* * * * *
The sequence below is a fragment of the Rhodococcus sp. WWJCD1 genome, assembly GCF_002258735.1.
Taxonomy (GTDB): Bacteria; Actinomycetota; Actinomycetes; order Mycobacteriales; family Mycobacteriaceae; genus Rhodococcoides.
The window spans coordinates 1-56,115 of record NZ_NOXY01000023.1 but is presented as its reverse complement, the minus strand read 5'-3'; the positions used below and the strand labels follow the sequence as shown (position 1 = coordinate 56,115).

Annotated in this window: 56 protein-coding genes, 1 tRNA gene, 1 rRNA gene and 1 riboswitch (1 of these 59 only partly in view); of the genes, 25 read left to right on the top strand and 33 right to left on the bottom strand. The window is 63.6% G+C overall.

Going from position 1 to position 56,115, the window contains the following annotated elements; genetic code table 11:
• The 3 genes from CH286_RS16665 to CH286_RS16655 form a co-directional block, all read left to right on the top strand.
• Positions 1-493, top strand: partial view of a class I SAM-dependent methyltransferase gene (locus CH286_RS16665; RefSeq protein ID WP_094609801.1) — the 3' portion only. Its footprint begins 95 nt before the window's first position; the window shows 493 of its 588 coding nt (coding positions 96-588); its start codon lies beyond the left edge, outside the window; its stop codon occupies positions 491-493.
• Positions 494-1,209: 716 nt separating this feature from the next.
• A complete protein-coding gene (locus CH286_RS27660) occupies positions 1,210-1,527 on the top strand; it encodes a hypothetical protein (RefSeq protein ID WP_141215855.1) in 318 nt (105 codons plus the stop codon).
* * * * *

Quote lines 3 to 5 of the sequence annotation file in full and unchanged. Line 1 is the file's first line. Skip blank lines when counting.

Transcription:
The window spans coordinates 1-56,115 of record NZ_NOXY01000023.1 but is presented as its reverse complement, the minus strand read 5'-3'; the positions used below and the strand labels follow the sequence as shown (position 1 = coordinate 56,115).

Annotated in this window: 56 protein-coding genes, 1 tRNA gene, 1 rRNA gene and 1 riboswitch (1 of these 59 only partly in view); of the genes, 25 read left to right on the top strand and 33 right to left on the bottom strand. The window is 63.6% G+C overall.

Going from position 1 to position 56,115, the window contains the following annotated elements; genetic code table 11: